Europe

Emmanuel Macron defeats Marine Le Pen in French election – but far-right threat remains

Lily Wakefield April 25, 2022
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Emmanuel Macron celebrates his re-election

French President Emmanuel Macron celebrates his re-election at the Champ de Mars near the Eiffel Tower on 24 April, 2022. (Getty/ Jean Catuffe)

Emmanuel Macron has again defeated Marine Le Pen in France’s presidential race, to the relief of the LGBT+ community.

On Sunday (24 April) Macron became the first French leader to be re-elected in two decades, taking 58.54 per cent of the vote to Le Pen’s 41.46 per cent and securing his place in the Elysée for another five years.

The country’s LGBT+ community breathed a sigh of relief that it had avoided the dystopian possibility of a Le Pen premiership, but fears for the future remain.

The election marks the closest that France’s far-right has come to taking power and protests broke out across the country after the result was announced, confirming large-scale public support for Le Pen.

The National Rally (previously National Front) candidate has ties to Russia’s Vladimir Putin and Hungary’s Victor Orbán and has opposed, among other things, marriage equality, same-sex adoption and same-sex surrogacy.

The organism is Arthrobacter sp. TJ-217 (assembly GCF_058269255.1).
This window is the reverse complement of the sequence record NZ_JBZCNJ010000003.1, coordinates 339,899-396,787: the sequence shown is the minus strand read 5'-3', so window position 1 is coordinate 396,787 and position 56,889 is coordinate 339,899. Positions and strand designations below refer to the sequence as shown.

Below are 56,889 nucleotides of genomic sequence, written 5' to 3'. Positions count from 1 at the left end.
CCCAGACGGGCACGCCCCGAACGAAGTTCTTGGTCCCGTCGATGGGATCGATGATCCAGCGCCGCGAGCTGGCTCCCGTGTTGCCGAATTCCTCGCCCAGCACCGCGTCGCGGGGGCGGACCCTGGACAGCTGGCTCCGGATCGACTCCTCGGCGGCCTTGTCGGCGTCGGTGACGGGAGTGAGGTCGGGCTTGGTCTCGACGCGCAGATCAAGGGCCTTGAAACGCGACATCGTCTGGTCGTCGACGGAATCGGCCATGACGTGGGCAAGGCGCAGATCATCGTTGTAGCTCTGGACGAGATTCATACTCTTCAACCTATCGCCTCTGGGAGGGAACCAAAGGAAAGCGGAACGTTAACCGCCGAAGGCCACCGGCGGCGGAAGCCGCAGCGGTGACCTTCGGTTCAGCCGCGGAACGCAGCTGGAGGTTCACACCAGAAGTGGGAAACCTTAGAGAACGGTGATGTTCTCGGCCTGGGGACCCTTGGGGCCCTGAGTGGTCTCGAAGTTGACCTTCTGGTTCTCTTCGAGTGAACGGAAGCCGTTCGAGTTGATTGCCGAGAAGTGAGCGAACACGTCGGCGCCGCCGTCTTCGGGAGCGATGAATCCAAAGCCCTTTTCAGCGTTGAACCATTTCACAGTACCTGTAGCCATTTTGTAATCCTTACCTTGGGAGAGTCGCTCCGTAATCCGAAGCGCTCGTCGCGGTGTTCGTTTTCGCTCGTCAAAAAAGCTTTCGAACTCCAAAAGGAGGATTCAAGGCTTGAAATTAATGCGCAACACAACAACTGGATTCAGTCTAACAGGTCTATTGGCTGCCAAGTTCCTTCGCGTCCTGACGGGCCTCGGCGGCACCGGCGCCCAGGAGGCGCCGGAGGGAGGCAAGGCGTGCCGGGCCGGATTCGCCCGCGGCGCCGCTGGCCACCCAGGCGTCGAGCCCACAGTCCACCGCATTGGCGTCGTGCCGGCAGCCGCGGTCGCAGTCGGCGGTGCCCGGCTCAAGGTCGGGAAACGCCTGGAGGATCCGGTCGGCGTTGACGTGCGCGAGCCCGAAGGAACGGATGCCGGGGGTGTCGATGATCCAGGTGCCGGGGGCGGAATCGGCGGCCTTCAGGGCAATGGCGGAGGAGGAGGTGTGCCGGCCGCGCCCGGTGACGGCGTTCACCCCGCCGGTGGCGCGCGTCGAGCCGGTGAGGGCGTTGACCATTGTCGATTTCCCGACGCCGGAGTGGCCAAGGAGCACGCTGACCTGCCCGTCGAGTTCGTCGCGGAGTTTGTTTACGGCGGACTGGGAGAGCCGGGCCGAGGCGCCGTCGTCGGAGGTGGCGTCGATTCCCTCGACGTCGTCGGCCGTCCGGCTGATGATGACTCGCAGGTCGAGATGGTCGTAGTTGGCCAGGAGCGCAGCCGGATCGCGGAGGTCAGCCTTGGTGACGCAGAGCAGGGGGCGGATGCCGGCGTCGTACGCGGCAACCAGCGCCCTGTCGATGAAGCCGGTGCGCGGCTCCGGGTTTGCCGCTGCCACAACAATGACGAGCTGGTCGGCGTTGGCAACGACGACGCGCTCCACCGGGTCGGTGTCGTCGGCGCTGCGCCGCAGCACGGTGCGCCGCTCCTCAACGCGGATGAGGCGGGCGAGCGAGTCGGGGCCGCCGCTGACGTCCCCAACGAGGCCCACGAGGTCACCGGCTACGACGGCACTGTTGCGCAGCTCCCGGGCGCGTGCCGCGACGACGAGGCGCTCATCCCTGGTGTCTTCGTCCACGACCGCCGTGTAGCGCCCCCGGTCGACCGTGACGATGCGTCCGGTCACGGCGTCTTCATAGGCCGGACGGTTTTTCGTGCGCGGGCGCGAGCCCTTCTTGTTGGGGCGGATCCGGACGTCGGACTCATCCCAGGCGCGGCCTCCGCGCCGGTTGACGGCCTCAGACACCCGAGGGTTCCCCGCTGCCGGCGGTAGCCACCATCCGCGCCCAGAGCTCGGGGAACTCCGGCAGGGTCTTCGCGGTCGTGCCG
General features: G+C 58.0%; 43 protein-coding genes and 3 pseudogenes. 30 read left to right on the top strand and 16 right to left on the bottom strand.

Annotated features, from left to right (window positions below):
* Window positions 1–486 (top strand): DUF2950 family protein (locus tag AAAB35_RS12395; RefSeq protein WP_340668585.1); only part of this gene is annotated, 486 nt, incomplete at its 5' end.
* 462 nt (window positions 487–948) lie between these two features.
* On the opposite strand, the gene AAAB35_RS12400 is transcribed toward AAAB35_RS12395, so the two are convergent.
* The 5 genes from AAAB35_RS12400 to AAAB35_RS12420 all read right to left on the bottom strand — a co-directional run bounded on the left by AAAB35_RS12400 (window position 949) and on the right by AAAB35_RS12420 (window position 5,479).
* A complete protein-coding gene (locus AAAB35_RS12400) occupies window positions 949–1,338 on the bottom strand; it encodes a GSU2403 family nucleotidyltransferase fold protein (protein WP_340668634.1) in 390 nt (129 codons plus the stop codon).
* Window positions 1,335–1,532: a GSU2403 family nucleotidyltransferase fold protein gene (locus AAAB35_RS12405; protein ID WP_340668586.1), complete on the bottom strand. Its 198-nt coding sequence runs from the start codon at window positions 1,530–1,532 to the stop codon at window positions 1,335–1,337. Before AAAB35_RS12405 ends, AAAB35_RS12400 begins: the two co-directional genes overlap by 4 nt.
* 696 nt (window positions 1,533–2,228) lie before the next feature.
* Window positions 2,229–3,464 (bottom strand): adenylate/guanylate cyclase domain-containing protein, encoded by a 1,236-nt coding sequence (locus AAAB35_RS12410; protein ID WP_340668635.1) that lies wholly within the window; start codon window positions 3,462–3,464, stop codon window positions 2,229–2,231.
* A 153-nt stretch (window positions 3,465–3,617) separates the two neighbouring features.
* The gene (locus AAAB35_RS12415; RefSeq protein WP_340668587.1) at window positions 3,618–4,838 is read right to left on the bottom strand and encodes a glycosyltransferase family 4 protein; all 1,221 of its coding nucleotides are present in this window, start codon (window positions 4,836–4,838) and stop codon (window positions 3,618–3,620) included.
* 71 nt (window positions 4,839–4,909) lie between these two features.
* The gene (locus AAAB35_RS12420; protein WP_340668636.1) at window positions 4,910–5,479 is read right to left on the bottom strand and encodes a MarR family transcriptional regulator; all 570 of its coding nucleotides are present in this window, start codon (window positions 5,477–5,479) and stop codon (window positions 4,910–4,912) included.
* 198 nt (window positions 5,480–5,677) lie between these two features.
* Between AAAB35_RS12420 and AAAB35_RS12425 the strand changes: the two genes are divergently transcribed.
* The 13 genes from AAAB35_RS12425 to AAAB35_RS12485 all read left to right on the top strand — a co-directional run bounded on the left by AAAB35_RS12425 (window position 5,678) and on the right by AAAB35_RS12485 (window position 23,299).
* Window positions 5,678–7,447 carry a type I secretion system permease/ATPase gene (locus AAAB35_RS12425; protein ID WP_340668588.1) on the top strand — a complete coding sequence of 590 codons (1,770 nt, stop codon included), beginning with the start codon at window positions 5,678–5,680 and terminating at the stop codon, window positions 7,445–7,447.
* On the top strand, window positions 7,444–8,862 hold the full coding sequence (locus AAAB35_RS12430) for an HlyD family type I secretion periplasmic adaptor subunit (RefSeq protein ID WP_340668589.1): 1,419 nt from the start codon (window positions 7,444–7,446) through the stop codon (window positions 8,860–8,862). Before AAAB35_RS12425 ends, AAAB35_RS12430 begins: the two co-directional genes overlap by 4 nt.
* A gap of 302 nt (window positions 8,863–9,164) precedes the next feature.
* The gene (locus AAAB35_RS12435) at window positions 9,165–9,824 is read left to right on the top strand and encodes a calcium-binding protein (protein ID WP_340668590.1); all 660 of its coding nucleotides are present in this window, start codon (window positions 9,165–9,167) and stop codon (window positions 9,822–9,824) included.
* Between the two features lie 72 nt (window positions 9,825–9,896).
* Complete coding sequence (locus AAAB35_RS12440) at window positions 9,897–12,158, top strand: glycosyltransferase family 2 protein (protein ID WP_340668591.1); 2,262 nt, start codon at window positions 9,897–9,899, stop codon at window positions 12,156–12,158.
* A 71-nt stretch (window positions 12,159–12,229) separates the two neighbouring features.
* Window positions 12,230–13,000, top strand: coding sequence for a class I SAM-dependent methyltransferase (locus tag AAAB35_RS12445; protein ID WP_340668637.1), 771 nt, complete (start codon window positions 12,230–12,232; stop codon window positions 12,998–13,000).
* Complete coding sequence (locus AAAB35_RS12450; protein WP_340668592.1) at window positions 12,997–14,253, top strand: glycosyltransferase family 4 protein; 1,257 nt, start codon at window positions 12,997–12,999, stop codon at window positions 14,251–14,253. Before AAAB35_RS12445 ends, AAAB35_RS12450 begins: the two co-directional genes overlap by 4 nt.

Macron’s victory can be attributed in large part to voters’ commitment to blocking Le Pen, rather than support for Macron himself.

Jérémie Peltier, director of socialist think tank the Jean-Jaurès Foundation, told FranceInfo: “The fear and hatred of the far right is still stronger than the hatred that Emmanuel Macron could inspire in certain people.”

Macron addressed the issue at his victory rally on Sunday, telling the crowd: “I know that a number of French people have voted for me today, not to support my ideas but to stop the ideas of the far right… I’m not the candidate of one camp any more, but the president of all of us.”

But Le Pen’s fight is far from over, as France now focuses on the parliamentary elections in June, sometimes referred to as the “third round” of the presidential election.

Usually, president-elects can be sure of securing the 289 out of 577 National Assembly seats required for a parliamentary majority, but Macron may struggle to convince divided voters.

While Le Pen is intent on creating a strong parliamentary opposition, socialist Jean-Luc Mélenchon, defeated in the first round of the presidential elections, has his sights set on uniting the left and becoming prime minister.

“Tonight we launch the great battle of the legislative elections,” Le Pen said on Sunday.

“I will lead this battle alongside [acting president of the National Rally] Jordan Bardella, with all those who had the courage to oppose Emmanuel Macron in the second round, with all those who have France at heart.”

More: Emmanuel Macron, France

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